The Dynamic Shot Controller is a feature that can be found on all Camera Shot clips and allows you to create dynamically animated shots based on a set of settings and without keyframing the camera shot. Within the Dynamic Shot Controller section of the camera shot clip, you can specify one constraint for the position of the shot and another constraint for the rotation of the shot. As the help text suggests, if you do, the related parameter (position and/or rotation) of the shot will be disabled since it will be overridden by the constraint chosen.
The options for Position Constraint are either Offset Tracking, or Rail Tracking.
The option for Rotation Constraint is currently only Frame Composition.
Offset tracking constraints the position of the camera to always be at an offset from a target gameobject’s position.
Rail tracking basically puts the camera on a rail defined by two points and moves the camera on that rail to the closest position possible from the target with optional offset.
Here is an example for a better understanding of how Rail Tracking works. Notice that in this example there is an offset set from the target. Thus the camera here is tracking that offsetted point which is in front of the character (the black dot).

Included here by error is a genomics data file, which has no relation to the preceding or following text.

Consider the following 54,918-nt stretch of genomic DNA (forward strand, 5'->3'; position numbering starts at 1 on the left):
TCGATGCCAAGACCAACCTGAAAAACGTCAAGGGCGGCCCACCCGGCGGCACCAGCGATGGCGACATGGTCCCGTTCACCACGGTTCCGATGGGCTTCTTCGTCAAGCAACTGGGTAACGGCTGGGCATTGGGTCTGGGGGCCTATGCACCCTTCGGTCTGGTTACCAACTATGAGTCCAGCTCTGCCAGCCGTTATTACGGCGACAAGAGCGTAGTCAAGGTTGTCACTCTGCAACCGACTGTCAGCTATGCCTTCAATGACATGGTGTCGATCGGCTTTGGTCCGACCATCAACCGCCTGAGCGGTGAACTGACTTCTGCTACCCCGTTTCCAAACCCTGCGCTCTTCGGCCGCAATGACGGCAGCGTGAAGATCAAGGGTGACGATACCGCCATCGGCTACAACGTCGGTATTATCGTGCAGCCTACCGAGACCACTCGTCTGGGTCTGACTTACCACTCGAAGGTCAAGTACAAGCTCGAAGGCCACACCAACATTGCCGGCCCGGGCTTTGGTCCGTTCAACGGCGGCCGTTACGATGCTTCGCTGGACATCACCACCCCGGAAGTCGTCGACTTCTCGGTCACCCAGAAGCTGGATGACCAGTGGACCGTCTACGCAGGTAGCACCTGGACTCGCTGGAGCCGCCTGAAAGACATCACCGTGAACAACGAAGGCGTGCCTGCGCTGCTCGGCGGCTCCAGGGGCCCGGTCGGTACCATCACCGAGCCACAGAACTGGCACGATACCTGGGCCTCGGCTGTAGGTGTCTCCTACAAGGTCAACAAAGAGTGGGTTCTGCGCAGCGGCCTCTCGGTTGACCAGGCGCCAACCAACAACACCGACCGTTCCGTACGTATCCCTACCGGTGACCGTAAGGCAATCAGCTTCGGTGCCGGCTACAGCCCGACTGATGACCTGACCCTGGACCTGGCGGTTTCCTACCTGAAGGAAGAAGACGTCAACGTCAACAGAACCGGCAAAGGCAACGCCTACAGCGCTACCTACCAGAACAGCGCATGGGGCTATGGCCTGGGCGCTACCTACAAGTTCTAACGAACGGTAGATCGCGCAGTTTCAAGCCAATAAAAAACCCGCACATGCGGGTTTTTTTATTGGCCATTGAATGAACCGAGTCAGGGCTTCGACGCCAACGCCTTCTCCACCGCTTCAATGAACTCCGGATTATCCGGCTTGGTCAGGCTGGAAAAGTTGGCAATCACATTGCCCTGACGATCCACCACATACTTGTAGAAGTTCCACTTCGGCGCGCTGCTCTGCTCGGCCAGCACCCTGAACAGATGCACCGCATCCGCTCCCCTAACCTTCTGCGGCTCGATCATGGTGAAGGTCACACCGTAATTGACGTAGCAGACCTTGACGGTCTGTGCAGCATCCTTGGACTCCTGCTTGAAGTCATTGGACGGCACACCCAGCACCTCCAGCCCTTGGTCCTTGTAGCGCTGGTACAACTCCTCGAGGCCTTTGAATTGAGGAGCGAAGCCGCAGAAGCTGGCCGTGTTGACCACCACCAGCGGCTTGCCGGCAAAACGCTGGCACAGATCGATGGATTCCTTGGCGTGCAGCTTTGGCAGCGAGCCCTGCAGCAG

Frame composition affects the rotation of the camera so that it is looking at a target but at the same time tries to constraint the camera rotation so that the target stays within a specific frame within the shot.
As explained earlier, position constraints only disable keyframing the position of the shot, while rotation constraints only disable keyframing the rotation of the shot. As such, you can for example have the Frame Composition constrain for the rotation of the shot, but keyframe the position of the shot manually to move it around.
Similarly, you can combine the Frame Composition constraint with the Rail Tracking constraint. In the previous Rail Tracking example above, as you can see the camera does not rotate as the character is moving beyond the rail on the right since the Rail Tracking only affects the position of the shot. Combining this with the Frame Composition constraint we can have something like this for example.